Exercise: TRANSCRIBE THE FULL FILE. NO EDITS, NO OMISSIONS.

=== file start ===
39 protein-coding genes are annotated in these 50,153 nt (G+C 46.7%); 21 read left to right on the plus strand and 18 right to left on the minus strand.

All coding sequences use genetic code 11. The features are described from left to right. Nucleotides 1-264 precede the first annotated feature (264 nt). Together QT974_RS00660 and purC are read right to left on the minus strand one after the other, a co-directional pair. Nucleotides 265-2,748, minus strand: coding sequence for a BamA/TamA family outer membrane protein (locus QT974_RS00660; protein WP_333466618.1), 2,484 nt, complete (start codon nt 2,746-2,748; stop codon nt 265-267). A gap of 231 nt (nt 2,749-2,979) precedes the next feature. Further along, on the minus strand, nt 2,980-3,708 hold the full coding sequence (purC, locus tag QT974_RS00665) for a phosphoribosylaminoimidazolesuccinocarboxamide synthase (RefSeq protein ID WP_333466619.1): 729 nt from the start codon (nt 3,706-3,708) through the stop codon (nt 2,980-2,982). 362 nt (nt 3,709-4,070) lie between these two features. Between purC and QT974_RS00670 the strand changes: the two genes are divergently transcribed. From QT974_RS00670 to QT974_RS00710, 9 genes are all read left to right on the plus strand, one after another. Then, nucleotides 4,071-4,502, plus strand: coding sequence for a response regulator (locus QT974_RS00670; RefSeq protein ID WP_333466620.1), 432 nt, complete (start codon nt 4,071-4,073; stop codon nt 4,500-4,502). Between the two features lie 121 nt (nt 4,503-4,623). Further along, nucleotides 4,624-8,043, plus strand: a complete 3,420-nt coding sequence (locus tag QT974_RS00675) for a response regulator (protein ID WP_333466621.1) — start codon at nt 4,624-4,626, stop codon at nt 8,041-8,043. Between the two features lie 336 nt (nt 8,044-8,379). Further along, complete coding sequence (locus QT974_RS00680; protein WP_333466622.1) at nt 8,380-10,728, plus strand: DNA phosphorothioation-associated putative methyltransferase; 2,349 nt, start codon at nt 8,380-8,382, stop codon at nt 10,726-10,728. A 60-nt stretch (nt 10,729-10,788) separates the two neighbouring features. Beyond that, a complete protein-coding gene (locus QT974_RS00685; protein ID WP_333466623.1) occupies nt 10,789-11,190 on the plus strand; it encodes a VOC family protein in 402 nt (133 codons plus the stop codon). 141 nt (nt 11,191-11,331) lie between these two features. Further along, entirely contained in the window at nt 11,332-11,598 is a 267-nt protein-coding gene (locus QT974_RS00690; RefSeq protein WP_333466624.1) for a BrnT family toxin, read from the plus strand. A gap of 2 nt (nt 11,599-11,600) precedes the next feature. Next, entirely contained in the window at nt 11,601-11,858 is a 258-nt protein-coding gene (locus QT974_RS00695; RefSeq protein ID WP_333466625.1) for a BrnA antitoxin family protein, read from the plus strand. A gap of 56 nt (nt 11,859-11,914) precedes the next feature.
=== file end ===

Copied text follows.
39 protein-coding genes are annotated in these 50,153 nt (G+C 46.7%); 21 read left to right on the plus strand and 18 right to left on the minus strand.

All coding sequences use genetic code 11. The features are described from left to right. Nucleotides 1-264 precede the first annotated feature (264 nt). Together QT974_RS00660 and purC are read right to left on the minus strand one after the other, a co-directional pair. Nucleotides 265-2,748, minus strand: coding sequence for a BamA/TamA family outer membrane protein (locus QT974_RS00660; protein WP_333466618.1), 2,484 nt, complete (start codon nt 2,746-2,748; stop codon nt 265-267). A gap of 231 nt (nt 2,749-2,979) precedes the next feature. Further along, on the minus strand, nt 2,980-3,708 hold the full coding sequence (purC, locus tag QT974_RS00665) for a phosphoribosylaminoimidazolesuccinocarboxamide synthase (RefSeq protein ID WP_333466619.1): 729 nt from the start codon (nt 3,706-3,708) through the stop codon (nt 2,980-2,982). 362 nt (nt 3,709-4,070) lie between these two features. Between purC and QT974_RS00670 the strand changes: the two genes are divergently transcribed. From QT974_RS00670 to QT974_RS00710, 9 genes are all read left to right on the plus strand, one after another. Then, nucleotides 4,071-4,502, plus strand: coding sequence for a response regulator (locus QT974_RS00670; RefSeq protein ID WP_333466620.1), 432 nt, complete (start codon nt 4,071-4,073; stop codon nt 4,500-4,502). Between the two features lie 121 nt (nt 4,503-4,623). Further along, nucleotides 4,624-8,043, plus strand: a complete 3,420-nt coding sequence (locus tag QT974_RS00675) for a response regulator (protein ID WP_333466621.1) — start codon at nt 4,624-4,626, stop codon at nt 8,041-8,043. Between the two features lie 336 nt (nt 8,044-8,379). Further along, complete coding sequence (locus QT974_RS00680; protein WP_333466622.1) at nt 8,380-10,728, plus strand: DNA phosphorothioation-associated putative methyltransferase; 2,349 nt, start codon at nt 8,380-8,382, stop codon at nt 10,726-10,728. A 60-nt stretch (nt 10,729-10,788) separates the two neighbouring features. Beyond that, a complete protein-coding gene (locus QT974_RS00685; protein ID WP_333466623.1) occupies nt 10,789-11,190 on the plus strand; it encodes a VOC family protein in 402 nt (133 codons plus the stop codon). 141 nt (nt 11,191-11,331) lie between these two features. Further along, entirely contained in the window at nt 11,332-11,598 is a 267-nt protein-coding gene (locus QT974_RS00690; RefSeq protein WP_333466624.1) for a BrnT family toxin, read from the plus strand. A gap of 2 nt (nt 11,599-11,600) precedes the next feature. Next, entirely contained in the window at nt 11,601-11,858 is a 258-nt protein-coding gene (locus QT974_RS00695; RefSeq protein ID WP_333466625.1) for a BrnA antitoxin family protein, read from the plus strand. A gap of 56 nt (nt 11,859-11,914) precedes the next feature.